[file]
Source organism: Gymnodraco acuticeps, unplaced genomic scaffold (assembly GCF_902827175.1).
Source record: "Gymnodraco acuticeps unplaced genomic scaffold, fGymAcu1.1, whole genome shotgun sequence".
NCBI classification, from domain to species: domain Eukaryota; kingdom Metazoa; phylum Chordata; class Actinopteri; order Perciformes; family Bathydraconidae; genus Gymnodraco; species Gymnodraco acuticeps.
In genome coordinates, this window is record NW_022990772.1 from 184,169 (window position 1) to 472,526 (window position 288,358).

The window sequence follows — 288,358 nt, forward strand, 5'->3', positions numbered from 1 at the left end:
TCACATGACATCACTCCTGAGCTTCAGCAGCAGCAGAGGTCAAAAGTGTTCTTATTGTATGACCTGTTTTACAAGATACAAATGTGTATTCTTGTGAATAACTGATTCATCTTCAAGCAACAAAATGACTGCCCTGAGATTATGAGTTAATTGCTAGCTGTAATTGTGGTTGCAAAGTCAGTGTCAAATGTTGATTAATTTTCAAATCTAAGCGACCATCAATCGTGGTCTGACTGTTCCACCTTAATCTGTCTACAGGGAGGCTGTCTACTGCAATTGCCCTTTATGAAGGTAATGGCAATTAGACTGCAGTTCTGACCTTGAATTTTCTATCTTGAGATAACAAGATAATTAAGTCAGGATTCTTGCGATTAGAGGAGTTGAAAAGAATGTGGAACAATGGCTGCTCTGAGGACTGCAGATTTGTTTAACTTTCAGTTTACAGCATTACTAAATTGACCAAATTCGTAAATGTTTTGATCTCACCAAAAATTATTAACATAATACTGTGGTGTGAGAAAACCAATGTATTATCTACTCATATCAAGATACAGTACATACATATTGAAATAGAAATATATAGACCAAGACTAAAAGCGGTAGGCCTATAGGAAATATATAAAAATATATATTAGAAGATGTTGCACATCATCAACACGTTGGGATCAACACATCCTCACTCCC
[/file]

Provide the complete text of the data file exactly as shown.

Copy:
Source organism: Gymnodraco acuticeps, unplaced genomic scaffold (assembly GCF_902827175.1).
Source record: "Gymnodraco acuticeps unplaced genomic scaffold, fGymAcu1.1, whole genome shotgun sequence".
NCBI classification, from domain to species: domain Eukaryota; kingdom Metazoa; phylum Chordata; class Actinopteri; order Perciformes; family Bathydraconidae; genus Gymnodraco; species Gymnodraco acuticeps.
In genome coordinates, this window is record NW_022990772.1 from 184,169 (window position 1) to 472,526 (window position 288,358).

The window sequence follows — 288,358 nt, forward strand, 5'->3', positions numbered from 1 at the left end:
TCACATGACATCACTCCTGAGCTTCAGCAGCAGCAGAGGTCAAAAGTGTTCTTATTGTATGACCTGTTTTACAAGATACAAATGTGTATTCTTGTGAATAACTGATTCATCTTCAAGCAACAAAATGACTGCCCTGAGATTATGAGTTAATTGCTAGCTGTAATTGTGGTTGCAAAGTCAGTGTCAAATGTTGATTAATTTTCAAATCTAAGCGACCATCAATCGTGGTCTGACTGTTCCACCTTAATCTGTCTACAGGGAGGCTGTCTACTGCAATTGCCCTTTATGAAGGTAATGGCAATTAGACTGCAGTTCTGACCTTGAATTTTCTATCTTGAGATAACAAGATAATTAAGTCAGGATTCTTGCGATTAGAGGAGTTGAAAAGAATGTGGAACAATGGCTGCTCTGAGGACTGCAGATTTGTTTAACTTTCAGTTTACAGCATTACTAAATTGACCAAATTCGTAAATGTTTTGATCTCACCAAAAATTATTAACATAATACTGTGGTGTGAGAAAACCAATGTATTATCTACTCATATCAAGATACAGTACATACATATTGAAATAGAAATATATAGACCAAGACTAAAAGCGGTAGGCCTATAGGAAATATATAAAAATATATATTAGAAGATGTTGCACATCATCAACACGTTGGGATCAACACATCCTCACTCCC